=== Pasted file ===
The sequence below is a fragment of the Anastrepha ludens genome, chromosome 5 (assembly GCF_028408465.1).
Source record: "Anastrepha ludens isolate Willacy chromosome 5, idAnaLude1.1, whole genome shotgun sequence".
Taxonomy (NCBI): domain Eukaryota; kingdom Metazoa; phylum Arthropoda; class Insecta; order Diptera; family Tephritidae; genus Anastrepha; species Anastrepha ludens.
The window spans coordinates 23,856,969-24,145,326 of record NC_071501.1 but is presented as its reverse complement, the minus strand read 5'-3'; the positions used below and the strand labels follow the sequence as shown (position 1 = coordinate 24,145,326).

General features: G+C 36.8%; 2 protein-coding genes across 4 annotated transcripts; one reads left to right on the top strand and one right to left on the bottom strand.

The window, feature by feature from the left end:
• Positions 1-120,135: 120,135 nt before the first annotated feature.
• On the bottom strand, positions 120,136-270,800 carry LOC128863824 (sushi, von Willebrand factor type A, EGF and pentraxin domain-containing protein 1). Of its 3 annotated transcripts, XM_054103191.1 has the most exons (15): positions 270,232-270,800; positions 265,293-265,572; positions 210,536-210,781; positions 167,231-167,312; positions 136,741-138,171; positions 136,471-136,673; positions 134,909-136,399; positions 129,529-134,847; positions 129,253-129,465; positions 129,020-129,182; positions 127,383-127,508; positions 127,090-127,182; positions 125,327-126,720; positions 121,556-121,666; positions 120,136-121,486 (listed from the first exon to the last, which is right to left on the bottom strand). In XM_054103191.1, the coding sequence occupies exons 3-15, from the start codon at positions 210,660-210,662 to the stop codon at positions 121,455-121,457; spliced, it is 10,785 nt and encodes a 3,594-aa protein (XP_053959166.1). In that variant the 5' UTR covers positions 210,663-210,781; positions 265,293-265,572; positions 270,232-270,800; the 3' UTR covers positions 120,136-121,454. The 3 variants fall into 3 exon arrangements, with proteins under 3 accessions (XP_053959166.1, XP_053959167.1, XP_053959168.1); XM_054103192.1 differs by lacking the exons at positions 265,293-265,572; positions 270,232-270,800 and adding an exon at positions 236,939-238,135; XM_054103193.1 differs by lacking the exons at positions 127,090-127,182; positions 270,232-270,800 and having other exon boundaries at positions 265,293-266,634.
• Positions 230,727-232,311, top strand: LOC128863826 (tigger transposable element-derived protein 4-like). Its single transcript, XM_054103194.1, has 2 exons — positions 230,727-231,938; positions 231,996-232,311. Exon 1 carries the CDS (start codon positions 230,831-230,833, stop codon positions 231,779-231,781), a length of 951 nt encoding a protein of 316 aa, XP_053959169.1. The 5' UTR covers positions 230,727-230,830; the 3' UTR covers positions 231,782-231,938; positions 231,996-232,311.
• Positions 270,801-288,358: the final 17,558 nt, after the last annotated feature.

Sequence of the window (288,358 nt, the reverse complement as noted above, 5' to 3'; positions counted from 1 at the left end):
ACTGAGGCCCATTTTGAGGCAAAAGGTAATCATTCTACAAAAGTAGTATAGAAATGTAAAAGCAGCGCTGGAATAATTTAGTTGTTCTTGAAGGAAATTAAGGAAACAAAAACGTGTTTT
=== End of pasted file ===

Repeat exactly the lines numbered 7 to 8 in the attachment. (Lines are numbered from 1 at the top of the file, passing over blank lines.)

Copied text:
• Positions 1-120,135: 120,135 nt before the first annotated feature.
• On the bottom strand, positions 120,136-270,800 carry LOC128863824 (sushi, von Willebrand factor type A, EGF and pentraxin domain-containing protein 1). Of its 3 annotated transcripts, XM_054103191.1 has the most exons (15): positions 270,232-270,800; positions 265,293-265,572; positions 210,536-210,781; positions 167,231-167,312; positions 136,741-138,171; positions 136,471-136,673; positions 134,909-136,399; positions 129,529-134,847; positions 129,253-129,465; positions 129,020-129,182; positions 127,383-127,508; positions 127,090-127,182; positions 125,327-126,720; positions 121,556-121,666; positions 120,136-121,486 (listed from the first exon to the last, which is right to left on the bottom strand). In XM_054103191.1, the coding sequence occupies exons 3-15, from the start codon at positions 210,660-210,662 to the stop codon at positions 121,455-121,457; spliced, it is 10,785 nt and encodes a 3,594-aa protein (XP_053959166.1). In that variant the 5' UTR covers positions 210,663-210,781; positions 265,293-265,572; positions 270,232-270,800; the 3' UTR covers positions 120,136-121,454. The 3 variants fall into 3 exon arrangements, with proteins under 3 accessions (XP_053959166.1, XP_053959167.1, XP_053959168.1); XM_054103192.1 differs by lacking the exons at positions 265,293-265,572; positions 270,232-270,800 and adding an exon at positions 236,939-238,135; XM_054103193.1 differs by lacking the exons at positions 127,090-127,182; positions 270,232-270,800 and having other exon boundaries at positions 265,293-266,634.